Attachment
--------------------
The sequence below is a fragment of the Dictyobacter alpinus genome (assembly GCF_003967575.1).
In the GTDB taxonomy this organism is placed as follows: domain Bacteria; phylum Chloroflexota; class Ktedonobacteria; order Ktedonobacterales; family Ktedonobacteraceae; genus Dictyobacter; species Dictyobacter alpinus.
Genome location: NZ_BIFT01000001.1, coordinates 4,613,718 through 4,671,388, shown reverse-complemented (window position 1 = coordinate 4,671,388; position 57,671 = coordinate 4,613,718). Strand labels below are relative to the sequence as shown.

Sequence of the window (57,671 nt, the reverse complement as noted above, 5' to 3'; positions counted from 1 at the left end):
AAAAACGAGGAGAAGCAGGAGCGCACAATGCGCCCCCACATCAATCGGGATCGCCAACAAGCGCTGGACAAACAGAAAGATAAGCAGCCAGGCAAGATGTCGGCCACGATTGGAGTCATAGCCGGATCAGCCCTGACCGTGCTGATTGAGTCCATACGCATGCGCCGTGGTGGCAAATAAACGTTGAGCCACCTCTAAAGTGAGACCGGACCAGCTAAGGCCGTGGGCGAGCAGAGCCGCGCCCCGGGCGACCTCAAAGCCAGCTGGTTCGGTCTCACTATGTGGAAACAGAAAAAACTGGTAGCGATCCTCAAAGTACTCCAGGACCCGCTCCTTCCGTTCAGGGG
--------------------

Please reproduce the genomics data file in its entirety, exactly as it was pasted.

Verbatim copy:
The sequence below is a fragment of the Dictyobacter alpinus genome (assembly GCF_003967575.1).
In the GTDB taxonomy this organism is placed as follows: domain Bacteria; phylum Chloroflexota; class Ktedonobacteria; order Ktedonobacterales; family Ktedonobacteraceae; genus Dictyobacter; species Dictyobacter alpinus.
Genome location: NZ_BIFT01000001.1, coordinates 4,613,718 through 4,671,388, shown reverse-complemented (window position 1 = coordinate 4,671,388; position 57,671 = coordinate 4,613,718). Strand labels below are relative to the sequence as shown.

Sequence of the window (57,671 nt, the reverse complement as noted above, 5' to 3'; positions counted from 1 at the left end):
AAAAACGAGGAGAAGCAGGAGCGCACAATGCGCCCCCACATCAATCGGGATCGCCAACAAGCGCTGGACAAACAGAAAGATAAGCAGCCAGGCAAGATGTCGGCCACGATTGGAGTCATAGCCGGATCAGCCCTGACCGTGCTGATTGAGTCCATACGCATGCGCCGTGGTGGCAAATAAACGTTGAGCCACCTCTAAAGTGAGACCGGACCAGCTAAGGCCGTGGGCGAGCAGAGCCGCGCCCCGGGCGACCTCAAAGCCAGCTGGTTCGGTCTCACTATGTGGAAACAGAAAAAACTGGTAGCGATCCTCAAAGTACTCCAGGACCCGCTCCTTCCGTTCAGGGG